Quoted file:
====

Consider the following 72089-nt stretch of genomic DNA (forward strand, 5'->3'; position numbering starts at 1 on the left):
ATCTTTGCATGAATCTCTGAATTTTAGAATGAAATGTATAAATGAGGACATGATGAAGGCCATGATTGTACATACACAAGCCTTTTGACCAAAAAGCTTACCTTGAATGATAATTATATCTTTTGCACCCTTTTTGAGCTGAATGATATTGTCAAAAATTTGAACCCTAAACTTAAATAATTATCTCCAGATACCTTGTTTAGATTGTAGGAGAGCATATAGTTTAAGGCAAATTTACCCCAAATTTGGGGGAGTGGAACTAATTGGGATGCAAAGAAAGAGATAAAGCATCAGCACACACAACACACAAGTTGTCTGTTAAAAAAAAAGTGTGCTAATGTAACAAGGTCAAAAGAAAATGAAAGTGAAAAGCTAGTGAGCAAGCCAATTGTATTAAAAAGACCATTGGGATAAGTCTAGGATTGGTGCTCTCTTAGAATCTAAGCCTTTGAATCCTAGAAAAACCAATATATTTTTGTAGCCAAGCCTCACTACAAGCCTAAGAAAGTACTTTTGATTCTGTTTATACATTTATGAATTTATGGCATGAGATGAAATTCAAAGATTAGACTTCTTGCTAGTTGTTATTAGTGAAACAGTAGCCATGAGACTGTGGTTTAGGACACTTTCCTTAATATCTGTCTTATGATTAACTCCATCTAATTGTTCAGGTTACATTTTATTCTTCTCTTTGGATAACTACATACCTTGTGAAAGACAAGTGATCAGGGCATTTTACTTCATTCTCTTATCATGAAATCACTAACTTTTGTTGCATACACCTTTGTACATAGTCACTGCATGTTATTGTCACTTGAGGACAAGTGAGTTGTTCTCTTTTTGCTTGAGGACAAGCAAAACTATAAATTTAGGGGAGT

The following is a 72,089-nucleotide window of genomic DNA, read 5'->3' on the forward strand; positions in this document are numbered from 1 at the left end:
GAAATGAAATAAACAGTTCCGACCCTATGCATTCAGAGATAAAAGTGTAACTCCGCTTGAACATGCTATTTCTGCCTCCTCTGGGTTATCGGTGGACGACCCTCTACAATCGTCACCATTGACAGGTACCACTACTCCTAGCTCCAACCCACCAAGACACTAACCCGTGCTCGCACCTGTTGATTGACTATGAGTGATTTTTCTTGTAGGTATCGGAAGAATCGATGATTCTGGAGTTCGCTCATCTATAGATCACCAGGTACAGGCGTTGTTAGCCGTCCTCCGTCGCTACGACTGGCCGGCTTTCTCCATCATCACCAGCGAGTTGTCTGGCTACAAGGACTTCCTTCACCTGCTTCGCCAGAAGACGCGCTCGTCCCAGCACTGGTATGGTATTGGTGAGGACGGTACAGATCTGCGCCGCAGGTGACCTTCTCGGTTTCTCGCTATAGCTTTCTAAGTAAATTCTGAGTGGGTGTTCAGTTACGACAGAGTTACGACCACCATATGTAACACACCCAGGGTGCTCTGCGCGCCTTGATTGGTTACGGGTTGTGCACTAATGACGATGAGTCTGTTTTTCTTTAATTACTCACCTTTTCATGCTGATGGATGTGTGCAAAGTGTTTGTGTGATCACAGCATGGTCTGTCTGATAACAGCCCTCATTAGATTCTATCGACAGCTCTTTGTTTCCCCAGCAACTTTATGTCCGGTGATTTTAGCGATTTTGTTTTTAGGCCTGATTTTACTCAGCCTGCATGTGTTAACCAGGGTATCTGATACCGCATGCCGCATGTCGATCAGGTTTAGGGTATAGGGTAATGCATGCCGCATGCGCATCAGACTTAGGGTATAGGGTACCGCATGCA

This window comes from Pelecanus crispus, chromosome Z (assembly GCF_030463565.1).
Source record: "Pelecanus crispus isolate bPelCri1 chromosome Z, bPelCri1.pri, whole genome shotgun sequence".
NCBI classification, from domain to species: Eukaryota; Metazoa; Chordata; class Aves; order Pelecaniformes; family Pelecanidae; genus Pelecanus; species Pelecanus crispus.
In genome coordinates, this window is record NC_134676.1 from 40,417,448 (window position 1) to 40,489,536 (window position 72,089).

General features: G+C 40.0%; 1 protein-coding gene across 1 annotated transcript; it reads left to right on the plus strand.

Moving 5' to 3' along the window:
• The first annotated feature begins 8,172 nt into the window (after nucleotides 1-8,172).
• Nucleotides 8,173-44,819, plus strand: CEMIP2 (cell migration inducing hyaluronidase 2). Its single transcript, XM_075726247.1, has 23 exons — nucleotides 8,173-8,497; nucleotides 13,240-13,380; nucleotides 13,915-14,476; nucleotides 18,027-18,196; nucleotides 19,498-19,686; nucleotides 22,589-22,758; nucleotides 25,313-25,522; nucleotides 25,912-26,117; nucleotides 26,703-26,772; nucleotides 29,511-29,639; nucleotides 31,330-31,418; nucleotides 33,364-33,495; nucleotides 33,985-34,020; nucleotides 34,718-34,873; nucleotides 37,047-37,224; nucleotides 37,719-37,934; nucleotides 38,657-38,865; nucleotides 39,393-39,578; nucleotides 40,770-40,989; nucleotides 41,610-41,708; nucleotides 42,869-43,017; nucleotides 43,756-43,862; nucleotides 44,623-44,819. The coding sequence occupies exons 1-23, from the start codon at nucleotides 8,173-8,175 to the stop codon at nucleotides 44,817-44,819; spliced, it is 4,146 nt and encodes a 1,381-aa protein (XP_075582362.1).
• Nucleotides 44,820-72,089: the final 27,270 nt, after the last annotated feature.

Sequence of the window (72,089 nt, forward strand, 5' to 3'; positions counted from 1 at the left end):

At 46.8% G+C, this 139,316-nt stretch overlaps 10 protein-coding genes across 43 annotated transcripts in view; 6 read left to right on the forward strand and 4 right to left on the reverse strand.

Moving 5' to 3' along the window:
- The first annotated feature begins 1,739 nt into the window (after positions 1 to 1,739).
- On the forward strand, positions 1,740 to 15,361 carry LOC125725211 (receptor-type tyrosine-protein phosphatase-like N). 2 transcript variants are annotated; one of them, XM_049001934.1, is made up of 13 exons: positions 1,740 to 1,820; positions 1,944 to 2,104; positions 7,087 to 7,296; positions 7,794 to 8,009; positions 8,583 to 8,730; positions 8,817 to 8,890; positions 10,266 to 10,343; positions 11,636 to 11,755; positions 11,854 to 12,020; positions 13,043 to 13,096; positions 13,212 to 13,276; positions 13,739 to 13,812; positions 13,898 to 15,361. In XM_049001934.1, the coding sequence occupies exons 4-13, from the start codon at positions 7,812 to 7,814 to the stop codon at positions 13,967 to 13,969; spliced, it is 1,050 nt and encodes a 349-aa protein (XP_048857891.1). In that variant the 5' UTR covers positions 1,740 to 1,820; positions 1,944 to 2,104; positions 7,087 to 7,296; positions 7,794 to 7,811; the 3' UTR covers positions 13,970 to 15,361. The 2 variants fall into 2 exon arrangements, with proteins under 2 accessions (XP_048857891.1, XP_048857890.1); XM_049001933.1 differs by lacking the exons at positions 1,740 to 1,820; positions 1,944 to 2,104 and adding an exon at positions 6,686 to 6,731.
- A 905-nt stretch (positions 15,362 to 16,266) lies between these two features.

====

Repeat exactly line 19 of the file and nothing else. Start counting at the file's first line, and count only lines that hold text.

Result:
- A 905-nt stretch (positions 15,362 to 16,266) lies between these two features.